Much like English law the Indian law also did not codify their commercial law and instead passed manifold legislations. Like - Income Tax Act, Companies Act, Foreign Trade (Development and Regulation) Act, 1992, Factories Act, 1948, Intellectual Property Rights, The Customs Act, 1962, Sales Tax and VAT rules Indian Contract Act,1872 the Competition Act, 2002, the Arbitration and Conciliation Act, Industries (Development and Regulation) Act, Foreign Exchange Management Act (FEMA) a brief overview of these acts will lead to the inevitable conclusion that they are concerned somewhere or the other with conferring some benefit, they either contain provisions for making profit or regulation thereof.

With the increase in disposable income, the commerce has increased which resulted in the need for better commercial law. This was also the time that the Indian parliament passed a plethora of commercial laws.[5]

In 1991 liberalized economic policy was announced[6], this resulted in an increase in globalized commercial ventures. The Indian economy proceeded into a new era, into the era of globalization and commercialization. This significantly impacted the then-existing commerce in India with corporate restructuring, development of intellectual property rights and a notable increase in cross-border mergers and acquisitions.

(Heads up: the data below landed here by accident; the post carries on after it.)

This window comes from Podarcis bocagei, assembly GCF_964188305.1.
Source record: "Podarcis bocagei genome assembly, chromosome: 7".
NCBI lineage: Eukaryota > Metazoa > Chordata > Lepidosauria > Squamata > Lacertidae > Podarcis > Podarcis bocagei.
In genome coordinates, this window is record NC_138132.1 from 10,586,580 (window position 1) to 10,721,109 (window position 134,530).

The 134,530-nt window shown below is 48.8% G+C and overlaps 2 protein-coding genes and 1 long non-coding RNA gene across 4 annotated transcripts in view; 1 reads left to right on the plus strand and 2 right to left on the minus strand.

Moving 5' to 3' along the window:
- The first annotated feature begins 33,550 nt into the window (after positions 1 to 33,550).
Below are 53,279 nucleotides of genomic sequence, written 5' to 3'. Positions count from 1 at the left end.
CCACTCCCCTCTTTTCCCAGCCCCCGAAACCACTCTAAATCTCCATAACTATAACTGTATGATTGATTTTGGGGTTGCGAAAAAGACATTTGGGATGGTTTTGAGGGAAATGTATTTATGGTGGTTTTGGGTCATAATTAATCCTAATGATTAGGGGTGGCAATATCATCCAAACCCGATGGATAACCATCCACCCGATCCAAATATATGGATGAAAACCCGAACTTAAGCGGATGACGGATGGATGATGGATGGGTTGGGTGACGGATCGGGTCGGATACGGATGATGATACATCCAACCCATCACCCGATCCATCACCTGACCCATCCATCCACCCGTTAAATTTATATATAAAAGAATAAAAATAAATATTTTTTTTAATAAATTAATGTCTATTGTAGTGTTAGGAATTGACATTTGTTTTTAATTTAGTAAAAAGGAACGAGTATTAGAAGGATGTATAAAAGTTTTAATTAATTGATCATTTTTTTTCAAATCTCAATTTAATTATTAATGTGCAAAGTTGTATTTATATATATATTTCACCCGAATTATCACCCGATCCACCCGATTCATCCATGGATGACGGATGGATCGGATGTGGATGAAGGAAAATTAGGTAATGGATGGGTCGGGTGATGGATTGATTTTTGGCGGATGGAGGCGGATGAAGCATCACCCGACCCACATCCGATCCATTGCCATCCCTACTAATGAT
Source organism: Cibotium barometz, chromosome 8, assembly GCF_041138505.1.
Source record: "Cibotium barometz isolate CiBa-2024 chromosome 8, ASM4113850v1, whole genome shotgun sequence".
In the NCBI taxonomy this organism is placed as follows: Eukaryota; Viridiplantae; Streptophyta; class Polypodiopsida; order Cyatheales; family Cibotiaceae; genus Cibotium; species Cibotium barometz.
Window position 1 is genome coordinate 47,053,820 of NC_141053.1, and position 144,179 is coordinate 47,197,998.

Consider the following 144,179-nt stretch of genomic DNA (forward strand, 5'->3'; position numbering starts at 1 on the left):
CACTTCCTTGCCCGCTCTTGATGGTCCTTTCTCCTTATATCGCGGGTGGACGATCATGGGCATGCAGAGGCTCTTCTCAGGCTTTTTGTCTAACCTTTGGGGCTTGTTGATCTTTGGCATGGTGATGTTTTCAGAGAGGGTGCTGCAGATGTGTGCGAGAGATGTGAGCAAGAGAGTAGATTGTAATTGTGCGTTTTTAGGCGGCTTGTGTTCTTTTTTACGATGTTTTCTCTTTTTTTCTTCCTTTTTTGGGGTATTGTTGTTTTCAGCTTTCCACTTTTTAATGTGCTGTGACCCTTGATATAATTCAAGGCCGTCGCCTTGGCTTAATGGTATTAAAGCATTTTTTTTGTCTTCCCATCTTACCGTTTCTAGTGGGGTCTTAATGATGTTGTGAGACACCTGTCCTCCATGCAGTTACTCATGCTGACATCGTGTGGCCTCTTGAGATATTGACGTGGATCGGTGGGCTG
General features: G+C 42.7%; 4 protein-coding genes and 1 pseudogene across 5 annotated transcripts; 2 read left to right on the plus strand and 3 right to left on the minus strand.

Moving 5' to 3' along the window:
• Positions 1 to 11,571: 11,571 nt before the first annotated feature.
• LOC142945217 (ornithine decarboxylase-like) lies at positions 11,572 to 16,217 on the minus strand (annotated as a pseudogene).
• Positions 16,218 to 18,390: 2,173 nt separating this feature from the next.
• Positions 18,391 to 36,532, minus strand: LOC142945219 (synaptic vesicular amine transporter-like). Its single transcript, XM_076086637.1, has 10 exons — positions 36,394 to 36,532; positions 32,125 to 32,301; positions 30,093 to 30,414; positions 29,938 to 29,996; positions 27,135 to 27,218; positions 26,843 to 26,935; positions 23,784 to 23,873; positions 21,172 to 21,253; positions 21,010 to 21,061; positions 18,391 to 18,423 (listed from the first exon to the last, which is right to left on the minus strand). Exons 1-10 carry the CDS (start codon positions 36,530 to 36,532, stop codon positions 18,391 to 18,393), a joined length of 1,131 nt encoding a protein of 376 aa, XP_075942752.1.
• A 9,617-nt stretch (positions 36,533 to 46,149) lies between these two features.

With these new elements added to the economy, the demand for the administration of legal services grew, predominantly a want for an efficacious system of dispute resolution that would readily dispense matters relating to the mentioned developments. Since a contract is a basis for any affair of transactional nature, the governance of contract and the law of contracts also gained material value.

Today we have a globalized economy and there is a free flow of commerce across the globe, which means that there is more at stake now than there ever was. In the course of business, it is but obvious that dispute arises, different people have different demands, this inevitably causes the dispute. In business and commerce, what is essential to understand is that in minimum resources maximum output has to be produced.